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Girl shows plastic bottles at the Dominica Climate Change Day of Action at the Botanic Gardens, Roseau on Saturday November 28, 2015
Girl shows plastic bottles at the Dominica Climate Change Day of Action at the Botanic Gardens, Roseau on Saturday November 28, 2015

Last Saturday, children of Mother Earth sang songs, recited poetry, beat drums, painted drawings and built a sculpture of empty bottles on brown, long, hanging roots of a large tree at the Botanic Gardens in Roseau, Dominica. Mother Earth was indeed pleased, her children were paying homage to her.

"This movement is happening all over the world right now," said Jessica Canham, the main organizer of the Climate Change Dominica Day for Action. "Thousands of people are demonstrating, marching and having similar actions like this."

Nevertheless a performance by the Kalinago must have been rather unique to Dominica.

"Mabrika, Mabrika!" chantedMiranda, a Kalinago woman dressed in radiant red as she poured water, lit fire, spread cassava and dripped to the ground a special concoction that the ancient Kalinago warriors drank just before they went to battle hundreds of years ago. She said it was a sacred ceremony to recognise the beauty and goodness of Mother Earth.

Then Bonti Liverpool read a poem that he wrote after Tropical Storm Erika ravaged Dominica on 27th August 2015. He read:

Hell hath no fury

Like a woman scorned

With lightning and thunder

She ravaged and savaged our country Dominica

Then in moving oratory environmentalist Bernard Wiltshire linked slavery and capitalism and the debasement of man to the current phenomenon of climate change.

He said man had destroyed the earth "to meet human greed, not to meet human need" and he charged that our colonial masters began the destruction of the earth by demanding energy and blood to make more profits from sugar and, continuing the plunder of Mother Earth, today capitalists are choking the air with fumes and carbon dioxide and methane.

"These fumes are preventing the earth from maintaining its natural coolness," Wiltshire said. "It is melting the glaciers, it is raising the possibility of the rise in sea levels and it is putting especially the people who live in small island states at risk." Wiltshire conjured the image of Atlantis, the fictional island that disappeared in 24 hours.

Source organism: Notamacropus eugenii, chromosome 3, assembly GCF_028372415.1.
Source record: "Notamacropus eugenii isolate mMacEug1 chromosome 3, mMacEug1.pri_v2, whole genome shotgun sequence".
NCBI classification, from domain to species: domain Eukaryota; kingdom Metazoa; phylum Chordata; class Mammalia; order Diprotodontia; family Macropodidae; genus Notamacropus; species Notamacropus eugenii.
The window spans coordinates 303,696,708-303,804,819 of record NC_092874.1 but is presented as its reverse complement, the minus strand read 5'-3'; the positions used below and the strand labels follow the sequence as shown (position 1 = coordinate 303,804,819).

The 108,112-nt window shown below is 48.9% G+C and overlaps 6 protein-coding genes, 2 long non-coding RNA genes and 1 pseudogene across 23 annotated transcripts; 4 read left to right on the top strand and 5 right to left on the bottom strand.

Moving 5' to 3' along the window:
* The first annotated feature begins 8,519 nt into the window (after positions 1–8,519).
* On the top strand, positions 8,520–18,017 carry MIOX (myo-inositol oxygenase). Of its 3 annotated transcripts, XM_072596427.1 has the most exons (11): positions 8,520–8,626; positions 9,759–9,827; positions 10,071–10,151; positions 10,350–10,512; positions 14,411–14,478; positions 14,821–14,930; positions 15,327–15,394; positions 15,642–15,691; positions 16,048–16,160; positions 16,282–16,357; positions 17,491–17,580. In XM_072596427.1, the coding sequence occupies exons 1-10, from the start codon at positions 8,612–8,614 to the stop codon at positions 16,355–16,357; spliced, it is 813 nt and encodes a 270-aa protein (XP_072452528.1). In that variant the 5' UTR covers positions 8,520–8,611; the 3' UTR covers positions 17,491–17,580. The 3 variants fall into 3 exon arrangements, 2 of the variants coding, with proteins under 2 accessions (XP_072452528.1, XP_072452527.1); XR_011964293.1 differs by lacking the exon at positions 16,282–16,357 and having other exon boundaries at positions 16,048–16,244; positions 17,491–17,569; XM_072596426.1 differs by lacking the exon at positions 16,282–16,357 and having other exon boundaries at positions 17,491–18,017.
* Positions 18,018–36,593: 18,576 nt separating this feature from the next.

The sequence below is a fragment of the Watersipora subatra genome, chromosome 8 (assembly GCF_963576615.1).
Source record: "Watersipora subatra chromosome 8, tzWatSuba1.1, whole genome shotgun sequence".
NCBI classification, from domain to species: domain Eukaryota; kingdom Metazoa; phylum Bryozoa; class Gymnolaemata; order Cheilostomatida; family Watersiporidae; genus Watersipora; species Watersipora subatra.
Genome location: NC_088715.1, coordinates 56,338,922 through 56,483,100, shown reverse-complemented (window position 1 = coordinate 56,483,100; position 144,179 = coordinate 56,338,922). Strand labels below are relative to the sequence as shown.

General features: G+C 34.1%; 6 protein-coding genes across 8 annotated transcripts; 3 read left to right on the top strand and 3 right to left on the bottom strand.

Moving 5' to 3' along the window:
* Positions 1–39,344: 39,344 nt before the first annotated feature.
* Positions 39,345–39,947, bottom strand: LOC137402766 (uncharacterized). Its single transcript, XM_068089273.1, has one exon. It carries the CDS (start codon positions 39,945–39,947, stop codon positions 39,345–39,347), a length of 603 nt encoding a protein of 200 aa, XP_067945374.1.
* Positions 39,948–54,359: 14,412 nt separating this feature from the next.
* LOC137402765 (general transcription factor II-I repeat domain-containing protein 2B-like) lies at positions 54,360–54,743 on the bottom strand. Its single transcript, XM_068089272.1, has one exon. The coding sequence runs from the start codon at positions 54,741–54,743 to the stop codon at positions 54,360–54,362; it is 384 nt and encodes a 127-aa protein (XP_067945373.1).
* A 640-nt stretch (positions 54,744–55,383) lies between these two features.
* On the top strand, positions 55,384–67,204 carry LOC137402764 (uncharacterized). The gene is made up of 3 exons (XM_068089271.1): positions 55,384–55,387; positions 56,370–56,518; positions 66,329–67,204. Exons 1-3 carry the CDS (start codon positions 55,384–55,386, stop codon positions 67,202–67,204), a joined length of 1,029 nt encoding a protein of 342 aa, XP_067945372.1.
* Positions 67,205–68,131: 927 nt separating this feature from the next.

"And the words of the Scriptures were fulfilled," he said. "Not a stone shall be left upon a stone and not even the memory of those things shall be left. Today we don't even know if Atlantis did or did not exist.

"Someday we ourselves or generations to come will in fact wonder whether we did exist because we are so fast destroying the world that we did not create but we need for our survival."

Wiltshire said climate change is the most profound moral issue because it concerns the very survival of mankind and he praise Pope Francis for further highlighting the issue in his Papal Encyclical on Climate Change that he called Laudato si (Praise be to you, my Lord).

As the sun dipped beneath the horizon and Mother Earth seemed to get ready for bed, Bishop Gabriel Malzaire put the Pope's Encyclical in perspective.

"From the destruction caused by storms and hurricanes to the drought that spread across the region, from coral beaching to development in ecological sensitive areas, there's no shortage of reminders about the delicate natural balance in which we exist," Bishop Malzaire said. "Our lives and livelihoods in the Caribbean are intrinsically connected to our environment."

What Bishop Malzaire said in prose Monelle Alexis said in poetry. She read a poem written by Christopher Ndubuisi, a climate change technical officer. The poet said in part:

Mankind! When will you repent of your evil ways?

When will you stop biting the hands that have fed you?

When will you love mother earth like she loves you...?

And stop writing her dirge with your actions?

Mother earth looks upon you with her painful eyes

Sobbing and asking you why...

Why...Mankind...why?

And Silk, the guitarist, played some soothing music to Mother Earth after warning that "each one of I and I, or us, responsible for what is happening… we must live natural and yeah, reduce this thing. You agree with me? Yes or no? How you mean! Resilience to climate change". And then he caressed the strings of the guitar.

By that time at the end of the event, Mother Earth had said her prayers and she had gone to bed. It was dark at the Botanic Gardens.

And Gordon Henderson, the Cadence music icon, sang a piece (recorded, not live) that he composed just for the Climate Change Dominica Day of Action. He sang:

Hurricanes intensifies

Glaciers melt before our eyes

Let's make a change

Greenhouse gases in the atmosphere

Less farm lands everywhere

Let's make a change

Alternative energy will set our people free

Let's make a change

Everybody let's make a change.


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